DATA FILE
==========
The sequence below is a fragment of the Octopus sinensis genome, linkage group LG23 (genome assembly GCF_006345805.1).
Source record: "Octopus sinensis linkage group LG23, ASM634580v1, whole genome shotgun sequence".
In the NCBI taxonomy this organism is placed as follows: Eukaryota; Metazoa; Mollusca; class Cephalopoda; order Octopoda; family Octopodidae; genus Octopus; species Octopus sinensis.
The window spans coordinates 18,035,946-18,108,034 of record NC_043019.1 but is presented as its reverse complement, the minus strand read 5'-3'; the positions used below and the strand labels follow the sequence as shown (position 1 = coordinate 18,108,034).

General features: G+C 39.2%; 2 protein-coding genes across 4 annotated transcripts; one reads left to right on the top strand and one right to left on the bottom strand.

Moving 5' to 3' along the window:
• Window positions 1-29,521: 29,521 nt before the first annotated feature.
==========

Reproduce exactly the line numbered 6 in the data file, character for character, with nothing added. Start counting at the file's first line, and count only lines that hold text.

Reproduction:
Moving 5' to 3' along the window: